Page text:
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Kiplinger's Retirement Report
Mary Kane is a financial writer and editor who has specialized in covering fringe financial services, such as payday loans and prepaid debit cards. She has written or edited for Reuters, the Washington Post, BillMoyers.com, MSNBC, Scripps Media Center, and more. She also was an Alicia Patterson Fellow, focusing on consumer finance and financial literacy, and a national correspondent for Newhouse Newspapers in Washington, DC. She covered the subprime mortgage crisis for the pathbreaking online site The Washington Independent, and later served as its editor. She is a two-time winner of the Excellence in Financial Journalism Awards sponsored by the New York State Society of Certified Public Accountants. She also is an adjunct professor at Johns Hopkins University, where she teaches a course on journalism and publishing in the digital age. She came to Kiplinger in March 2017.
From the Retirement Protection Act to tax reform, much has changed for retirees over the past quarter-century.
See More From: Saving for Retirement
Twenty-five years ago, Kiplinger's Retirement Report launched to help readers enjoy a richer retirement. Our first issue, published in February 1994, offered guidance on timely issues of the day, such ...
See More From: Making Your Money Last
Merging your 401(k)s and IRAs can minimize taxes, avoid penalties and simplify RMDs. Just be sure to follow the rules.
A journalist spent a year following six people 85 and older. He found life lessons for all ages.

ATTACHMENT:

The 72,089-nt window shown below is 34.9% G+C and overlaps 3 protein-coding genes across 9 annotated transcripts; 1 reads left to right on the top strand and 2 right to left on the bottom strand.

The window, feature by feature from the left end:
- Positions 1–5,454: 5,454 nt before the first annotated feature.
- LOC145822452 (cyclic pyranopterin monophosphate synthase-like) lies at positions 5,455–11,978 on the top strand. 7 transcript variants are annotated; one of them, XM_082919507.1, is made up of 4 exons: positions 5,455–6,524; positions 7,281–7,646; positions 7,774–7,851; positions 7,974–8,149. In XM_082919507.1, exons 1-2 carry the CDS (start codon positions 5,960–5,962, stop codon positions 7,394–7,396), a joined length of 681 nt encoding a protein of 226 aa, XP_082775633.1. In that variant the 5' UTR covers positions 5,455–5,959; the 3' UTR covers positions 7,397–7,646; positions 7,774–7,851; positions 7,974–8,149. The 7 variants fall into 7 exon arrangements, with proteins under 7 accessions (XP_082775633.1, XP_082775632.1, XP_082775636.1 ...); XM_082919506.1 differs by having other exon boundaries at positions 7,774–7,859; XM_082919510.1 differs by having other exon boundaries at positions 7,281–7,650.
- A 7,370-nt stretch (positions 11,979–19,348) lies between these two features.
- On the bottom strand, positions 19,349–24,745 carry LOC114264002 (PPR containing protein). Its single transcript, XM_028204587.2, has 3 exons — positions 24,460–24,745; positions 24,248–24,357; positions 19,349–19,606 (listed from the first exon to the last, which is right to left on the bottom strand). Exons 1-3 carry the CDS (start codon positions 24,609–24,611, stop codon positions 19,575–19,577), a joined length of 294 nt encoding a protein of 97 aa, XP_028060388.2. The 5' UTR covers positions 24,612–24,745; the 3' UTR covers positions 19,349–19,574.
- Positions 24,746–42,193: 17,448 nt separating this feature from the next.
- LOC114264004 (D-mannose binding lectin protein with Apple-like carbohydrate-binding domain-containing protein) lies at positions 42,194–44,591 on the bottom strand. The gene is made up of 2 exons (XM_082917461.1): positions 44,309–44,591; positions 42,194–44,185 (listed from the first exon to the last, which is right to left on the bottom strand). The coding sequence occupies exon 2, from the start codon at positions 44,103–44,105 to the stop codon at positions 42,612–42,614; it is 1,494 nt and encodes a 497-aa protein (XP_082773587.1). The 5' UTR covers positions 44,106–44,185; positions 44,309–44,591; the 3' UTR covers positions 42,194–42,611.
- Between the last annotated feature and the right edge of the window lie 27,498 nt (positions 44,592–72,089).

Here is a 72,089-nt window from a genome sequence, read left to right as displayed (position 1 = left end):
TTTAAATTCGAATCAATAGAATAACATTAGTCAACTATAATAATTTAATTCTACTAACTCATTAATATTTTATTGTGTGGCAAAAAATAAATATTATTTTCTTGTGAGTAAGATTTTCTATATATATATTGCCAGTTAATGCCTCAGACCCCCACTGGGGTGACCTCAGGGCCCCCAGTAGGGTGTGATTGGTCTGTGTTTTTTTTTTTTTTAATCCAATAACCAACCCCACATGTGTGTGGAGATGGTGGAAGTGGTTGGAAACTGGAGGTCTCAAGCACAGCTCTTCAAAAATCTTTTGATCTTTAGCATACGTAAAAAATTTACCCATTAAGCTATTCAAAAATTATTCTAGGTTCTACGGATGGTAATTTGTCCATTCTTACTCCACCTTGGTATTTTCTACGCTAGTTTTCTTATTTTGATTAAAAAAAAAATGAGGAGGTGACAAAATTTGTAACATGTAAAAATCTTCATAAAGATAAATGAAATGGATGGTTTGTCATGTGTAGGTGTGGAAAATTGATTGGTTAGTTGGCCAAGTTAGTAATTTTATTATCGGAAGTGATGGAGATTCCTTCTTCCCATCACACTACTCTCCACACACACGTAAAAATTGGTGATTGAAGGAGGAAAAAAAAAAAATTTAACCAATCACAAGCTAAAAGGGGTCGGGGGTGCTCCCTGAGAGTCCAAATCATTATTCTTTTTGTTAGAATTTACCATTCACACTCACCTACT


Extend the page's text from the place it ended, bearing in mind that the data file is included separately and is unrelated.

Thrifty retirees are learning how to cut corners while still living comfortably.
The road is rough, but these caregiving resources can help smooth your journey.
See More From: Caregiving
To avoid family squabbles later, think hard now before giving a loved one decision power over your finances and your health.
See More From: Estate Planning
Counting your out-of-pocket costs for prescriptions under Medicare can get you out of the coverage gap faster.
See More From: Medicare
Leave it to the pros to help guide you in deciding what's going with you and what to dispose.
You get a charitable deduction in the year you make the donation, along with income for life from the charity.
See More From: Annuities
The changes ban rules in pharmacy contracts with insurers that prevented pharmacists from suggesting ways to save money on prescriptions.
Some taxpayers will need to find workarounds in order to write off charitable donations under the new tax law. Here are three.
See More From: Tax Planning
Multiple employer plans would allow unaffiliated small businesses to join together to offer 401(k)s.
The new tax law altered how capital gains and qualified dividends are taxed. It pays for investors to understand the rules.
Out-of-pocket expenses for prescriptions can do serious damage to your retirement income. But there are options.
See More From: Health Care & Insurance
These firms ensure that older parents or loved ones navigate the airport, are comfortable on a flight and arrive safely at their destination.
See More From: Travel
The closer you are to retirement, the more crucial it is to get it right.
See More From: Family Finances